Anybody who’s watched the news, read the paper, or accessed any online news outlets this week knows that North Korea is making threats, that film critic Roger Ebert has died, and that Rutgers University has some major problems with their basketball program.
The story coming out of Rutgers, the state university of New Jersey, continues to unfold. The story went public with the release of a video showing Rutgers head coach Mike Rice acting like a spoiled, angry child as he conducted basketball practice with his team. Rice was shown throwing basketballs, hitting, yelling, cursing, and shoving. . . with his players on the receiving end of it all. Once the story went public, Rice was fired. The story became even more complex yesterday as Rice’s assistant coach, Jimmy Martelli, resigned after video footage showed him engaging in the same kind of behavior with the team. In effect, Martelli had become Rice’s “Mini-Me.”
As you can imagine, the Rutgers University community is in turmoil. Several university faculty members are speaking up and calling for the removal of AD Tim Pernetti and school President Robert Barchi. Concerns are that Pernetti and Barchi have known about these issues for some time and effectively chose to cover them up or even look the other way. Not surprisingly, a moment like this offers university faculty the chance to remind the university community about what should be most important in term’s of an academic institution’s function. But if we are honest, sports – for many – have eclipsed learning in terms of what’s valued most highly at our institutions of higher education. All one has to do is look at the fact that Rice was making $650,000 a year in base salary, along with extra incentives for winning. I’m guessing that there isn’t one faculty member at Rutgers making even a quarter of Rice’s salary. As the old saying goes, our checkbook is an indicator of our priorities.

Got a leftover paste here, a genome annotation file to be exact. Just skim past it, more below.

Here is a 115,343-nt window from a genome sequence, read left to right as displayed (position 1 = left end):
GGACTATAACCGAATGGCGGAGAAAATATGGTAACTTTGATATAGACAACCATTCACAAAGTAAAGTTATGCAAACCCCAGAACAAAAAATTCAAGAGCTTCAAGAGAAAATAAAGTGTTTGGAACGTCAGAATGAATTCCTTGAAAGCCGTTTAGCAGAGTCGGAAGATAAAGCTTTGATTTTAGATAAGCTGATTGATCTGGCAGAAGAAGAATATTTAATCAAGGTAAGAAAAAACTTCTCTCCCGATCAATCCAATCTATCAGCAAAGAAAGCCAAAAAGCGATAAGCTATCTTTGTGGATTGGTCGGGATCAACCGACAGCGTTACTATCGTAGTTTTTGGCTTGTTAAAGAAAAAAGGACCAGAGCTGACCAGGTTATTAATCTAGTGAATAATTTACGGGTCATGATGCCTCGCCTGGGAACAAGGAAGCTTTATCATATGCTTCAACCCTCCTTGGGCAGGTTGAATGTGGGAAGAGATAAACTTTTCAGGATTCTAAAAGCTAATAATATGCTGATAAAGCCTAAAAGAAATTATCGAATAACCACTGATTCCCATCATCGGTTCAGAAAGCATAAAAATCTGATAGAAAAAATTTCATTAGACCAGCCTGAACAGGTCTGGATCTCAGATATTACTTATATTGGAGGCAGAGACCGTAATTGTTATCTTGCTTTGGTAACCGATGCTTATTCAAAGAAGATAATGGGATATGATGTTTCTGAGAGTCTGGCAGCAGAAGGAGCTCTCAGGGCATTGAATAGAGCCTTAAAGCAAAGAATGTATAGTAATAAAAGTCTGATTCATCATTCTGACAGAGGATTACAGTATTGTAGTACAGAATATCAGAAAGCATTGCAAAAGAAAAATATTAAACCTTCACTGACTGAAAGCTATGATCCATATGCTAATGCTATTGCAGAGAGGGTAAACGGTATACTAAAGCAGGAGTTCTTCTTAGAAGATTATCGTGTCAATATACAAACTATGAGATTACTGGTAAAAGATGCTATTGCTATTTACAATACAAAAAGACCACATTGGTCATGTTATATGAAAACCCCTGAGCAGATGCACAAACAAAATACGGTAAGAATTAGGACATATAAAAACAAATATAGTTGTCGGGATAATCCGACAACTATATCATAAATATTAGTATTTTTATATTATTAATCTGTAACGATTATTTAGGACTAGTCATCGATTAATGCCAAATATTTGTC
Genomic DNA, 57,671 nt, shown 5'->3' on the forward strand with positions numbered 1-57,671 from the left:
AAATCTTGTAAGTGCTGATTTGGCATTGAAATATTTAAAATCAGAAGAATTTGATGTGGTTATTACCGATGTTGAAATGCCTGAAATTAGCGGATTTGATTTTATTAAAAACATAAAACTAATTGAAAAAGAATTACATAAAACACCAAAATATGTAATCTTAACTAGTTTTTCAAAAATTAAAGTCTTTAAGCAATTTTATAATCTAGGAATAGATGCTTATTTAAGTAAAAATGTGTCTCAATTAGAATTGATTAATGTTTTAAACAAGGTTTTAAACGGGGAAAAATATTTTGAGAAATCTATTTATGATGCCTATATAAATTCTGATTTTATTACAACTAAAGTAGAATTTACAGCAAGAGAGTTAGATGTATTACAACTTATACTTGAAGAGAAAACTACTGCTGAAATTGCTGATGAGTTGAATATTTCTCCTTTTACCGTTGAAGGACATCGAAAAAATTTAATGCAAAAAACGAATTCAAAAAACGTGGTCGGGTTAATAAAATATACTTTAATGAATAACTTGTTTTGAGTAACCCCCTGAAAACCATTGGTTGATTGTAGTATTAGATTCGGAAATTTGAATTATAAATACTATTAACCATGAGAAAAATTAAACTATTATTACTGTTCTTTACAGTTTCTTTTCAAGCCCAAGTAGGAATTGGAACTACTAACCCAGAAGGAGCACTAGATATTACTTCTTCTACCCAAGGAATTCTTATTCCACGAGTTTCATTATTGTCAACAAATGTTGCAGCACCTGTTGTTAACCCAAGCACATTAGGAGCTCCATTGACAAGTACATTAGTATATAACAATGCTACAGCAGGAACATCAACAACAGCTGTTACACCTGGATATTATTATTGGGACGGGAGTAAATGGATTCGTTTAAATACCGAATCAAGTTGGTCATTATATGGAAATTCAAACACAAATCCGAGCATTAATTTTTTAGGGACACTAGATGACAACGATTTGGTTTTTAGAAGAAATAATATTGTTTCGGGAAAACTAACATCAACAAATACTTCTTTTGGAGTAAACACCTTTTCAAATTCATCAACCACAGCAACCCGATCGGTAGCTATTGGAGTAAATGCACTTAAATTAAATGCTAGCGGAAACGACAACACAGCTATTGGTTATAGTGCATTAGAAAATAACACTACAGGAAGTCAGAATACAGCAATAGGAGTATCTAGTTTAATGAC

Mike Rice and Jimmy Martelli aren’t the only human beings in our culture to have crossed the line in their treatment of other human beings within the context of athletics. Our sports culture – at every level – is increasingly populated by everyone from parents of pre-school soccer players, to coaches, to professional athletes whose words and actions show a growing lack of civility or a commitment to the value of persons. Our words and actions indicate that sports has become ultimate. Winning, achievement, and success are valued above the forgotten virtues of sportsmanship and fairness. A sports’ culture that should be about things like play, fun, and character development has derailed. . . . and that’s not a good thing at all.
I was thinking about the Rutgers story – and what it tells us not so much about Rutgers but about ourselves – this morning when a good friend called to check in. During the course of our conversation he informed me that he had given up sports for Lent. For forty days, he stopped watching and following sports on television, online, and in the paper. Instead, he spent that time reading in an effort to nurture his Christian faith and soul. He told me two things resulted from his forty day fast. First, he was refreshed and renewed. In effect, he advanced and grew as a human being. Second, he realized that “sports is my God.”